Too little sleep with unlimited food availability leads to too much eating and weight gain, according to a small new study.
"I don't think extra sleep by itself is going to lead to weight loss," Kenneth Wright, director of the Sleep and Chronobiology Laboratory at the University of Colorado, Boulder, said in a university news release. "Problems with weight gain and obesity are much more complex than that. But I think it could help."
Wright and colleagues monitored 16 young, lean, healthy male and female adults who lived for about two weeks at the University of Colorado Hospital, which has a sleep suite. For the first three days, all the participants had the opportunity to sleep nine hours a night and were given meals that contained only enough calories to maintain their weight.
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For the next five-day period, the participants were split into two groups. One group's sleep was limited to five hours a night, while the other group could sleep for nine hours. Both groups were offered larger meals and had access to healthy and unhealthy snacks throughout the day. After those five days, the groups switched.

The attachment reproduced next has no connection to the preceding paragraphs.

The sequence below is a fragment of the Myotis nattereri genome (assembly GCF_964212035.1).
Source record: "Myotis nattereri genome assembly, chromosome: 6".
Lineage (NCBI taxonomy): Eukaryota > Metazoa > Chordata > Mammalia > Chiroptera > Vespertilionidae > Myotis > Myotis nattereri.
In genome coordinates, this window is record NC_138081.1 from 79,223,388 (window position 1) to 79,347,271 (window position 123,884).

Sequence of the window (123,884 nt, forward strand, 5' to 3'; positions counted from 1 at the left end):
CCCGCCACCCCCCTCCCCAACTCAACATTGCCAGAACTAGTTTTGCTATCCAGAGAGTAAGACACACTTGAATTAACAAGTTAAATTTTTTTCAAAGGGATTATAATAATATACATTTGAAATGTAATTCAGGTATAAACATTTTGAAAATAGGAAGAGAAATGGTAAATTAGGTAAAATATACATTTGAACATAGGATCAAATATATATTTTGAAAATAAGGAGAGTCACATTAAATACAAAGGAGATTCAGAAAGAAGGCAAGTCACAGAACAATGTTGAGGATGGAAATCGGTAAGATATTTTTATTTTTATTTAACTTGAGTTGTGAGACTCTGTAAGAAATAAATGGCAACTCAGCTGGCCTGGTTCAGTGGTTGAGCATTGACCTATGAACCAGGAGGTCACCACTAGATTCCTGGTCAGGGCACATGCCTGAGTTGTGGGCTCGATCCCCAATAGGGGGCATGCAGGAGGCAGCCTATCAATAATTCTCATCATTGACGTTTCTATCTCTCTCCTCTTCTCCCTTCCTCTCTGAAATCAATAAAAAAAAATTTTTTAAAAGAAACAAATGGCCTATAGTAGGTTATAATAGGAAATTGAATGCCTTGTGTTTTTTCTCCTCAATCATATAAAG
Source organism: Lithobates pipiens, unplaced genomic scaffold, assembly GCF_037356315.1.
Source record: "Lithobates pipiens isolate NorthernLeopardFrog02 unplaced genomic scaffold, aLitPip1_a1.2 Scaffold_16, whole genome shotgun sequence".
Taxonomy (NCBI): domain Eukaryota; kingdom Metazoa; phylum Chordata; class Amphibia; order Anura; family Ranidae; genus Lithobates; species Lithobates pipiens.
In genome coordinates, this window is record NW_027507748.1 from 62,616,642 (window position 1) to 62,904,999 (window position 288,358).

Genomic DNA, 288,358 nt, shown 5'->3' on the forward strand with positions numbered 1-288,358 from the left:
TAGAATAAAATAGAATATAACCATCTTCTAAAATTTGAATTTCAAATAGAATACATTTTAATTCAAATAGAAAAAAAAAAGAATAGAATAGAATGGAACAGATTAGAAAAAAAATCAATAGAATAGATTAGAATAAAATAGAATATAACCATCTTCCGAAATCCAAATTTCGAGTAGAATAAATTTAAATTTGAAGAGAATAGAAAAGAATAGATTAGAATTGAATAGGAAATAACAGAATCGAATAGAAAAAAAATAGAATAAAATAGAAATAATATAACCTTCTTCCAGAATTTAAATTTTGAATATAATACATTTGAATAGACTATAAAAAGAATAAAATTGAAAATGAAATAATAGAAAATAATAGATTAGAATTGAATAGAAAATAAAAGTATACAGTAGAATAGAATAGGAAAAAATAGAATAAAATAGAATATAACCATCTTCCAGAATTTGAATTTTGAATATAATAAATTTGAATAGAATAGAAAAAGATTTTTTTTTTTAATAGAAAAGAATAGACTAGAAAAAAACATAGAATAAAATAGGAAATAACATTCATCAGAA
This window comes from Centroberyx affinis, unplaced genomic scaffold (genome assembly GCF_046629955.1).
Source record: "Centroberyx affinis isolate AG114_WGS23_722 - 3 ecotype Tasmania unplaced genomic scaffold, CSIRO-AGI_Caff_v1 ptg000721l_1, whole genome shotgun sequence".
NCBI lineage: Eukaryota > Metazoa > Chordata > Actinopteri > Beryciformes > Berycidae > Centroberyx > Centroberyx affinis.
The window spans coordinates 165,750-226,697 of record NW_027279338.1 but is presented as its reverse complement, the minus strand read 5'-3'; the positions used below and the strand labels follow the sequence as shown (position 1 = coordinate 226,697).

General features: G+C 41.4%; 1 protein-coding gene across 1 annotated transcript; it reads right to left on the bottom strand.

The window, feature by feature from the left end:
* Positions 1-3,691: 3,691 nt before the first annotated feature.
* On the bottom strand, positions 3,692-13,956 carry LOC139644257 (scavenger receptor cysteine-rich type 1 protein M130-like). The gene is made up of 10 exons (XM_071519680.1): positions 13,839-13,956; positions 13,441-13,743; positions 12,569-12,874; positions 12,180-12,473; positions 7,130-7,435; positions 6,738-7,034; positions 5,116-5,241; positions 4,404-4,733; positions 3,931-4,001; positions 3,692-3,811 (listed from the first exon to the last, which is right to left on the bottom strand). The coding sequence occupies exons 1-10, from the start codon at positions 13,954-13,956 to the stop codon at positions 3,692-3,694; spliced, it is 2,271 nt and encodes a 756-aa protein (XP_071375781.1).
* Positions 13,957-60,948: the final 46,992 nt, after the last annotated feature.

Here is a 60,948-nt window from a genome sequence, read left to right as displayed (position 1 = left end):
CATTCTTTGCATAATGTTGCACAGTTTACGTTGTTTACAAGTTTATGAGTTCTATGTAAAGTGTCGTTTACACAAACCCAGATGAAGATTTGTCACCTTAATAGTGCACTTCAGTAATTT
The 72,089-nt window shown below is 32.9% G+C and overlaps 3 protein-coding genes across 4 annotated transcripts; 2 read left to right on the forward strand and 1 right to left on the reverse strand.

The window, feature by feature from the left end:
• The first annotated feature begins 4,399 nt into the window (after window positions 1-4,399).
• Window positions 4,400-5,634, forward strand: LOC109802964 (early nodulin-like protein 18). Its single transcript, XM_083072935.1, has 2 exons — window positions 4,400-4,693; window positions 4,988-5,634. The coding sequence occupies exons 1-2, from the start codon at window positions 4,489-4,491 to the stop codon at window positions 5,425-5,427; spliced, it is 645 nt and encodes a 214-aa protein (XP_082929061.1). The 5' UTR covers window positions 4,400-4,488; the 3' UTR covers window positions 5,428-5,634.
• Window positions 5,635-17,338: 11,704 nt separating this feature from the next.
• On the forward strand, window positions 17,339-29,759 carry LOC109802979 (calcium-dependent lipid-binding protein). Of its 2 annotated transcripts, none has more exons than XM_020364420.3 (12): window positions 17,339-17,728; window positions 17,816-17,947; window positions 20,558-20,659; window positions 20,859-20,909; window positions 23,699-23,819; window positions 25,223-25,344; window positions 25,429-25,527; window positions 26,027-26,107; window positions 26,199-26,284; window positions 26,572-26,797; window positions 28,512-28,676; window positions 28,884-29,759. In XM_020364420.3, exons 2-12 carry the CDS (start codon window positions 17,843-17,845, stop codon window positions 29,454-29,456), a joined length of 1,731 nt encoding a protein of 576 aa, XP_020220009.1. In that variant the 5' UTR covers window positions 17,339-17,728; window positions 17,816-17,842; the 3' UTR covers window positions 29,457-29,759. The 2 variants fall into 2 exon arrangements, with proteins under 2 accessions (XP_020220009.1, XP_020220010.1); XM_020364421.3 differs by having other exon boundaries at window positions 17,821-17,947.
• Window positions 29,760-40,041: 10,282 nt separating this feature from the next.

On average, participants whose sleep was limited to five hours burned 5 percent more energy than those who could sleep for nine hours, but they consumed 6 percent more calories.
Participants who got less sleep also tended to eat smaller breakfasts but binged on after-dinner snacks. The total number of calories they consumed in evening snacks was larger than the calories in any single meal, according to the study, which is scheduled for March publication in the journal Proceedings of the National Academy of Sciences.
That finding adds to growing evidence that overeating at night may contribute to weight gain, the researchers said.
Men and women responded differently to having as much food as they wanted, the study found. Men gained some weight even with sufficient sleep, while women maintained their weight. Both men and women gained weight when their sleep was limited to five hours.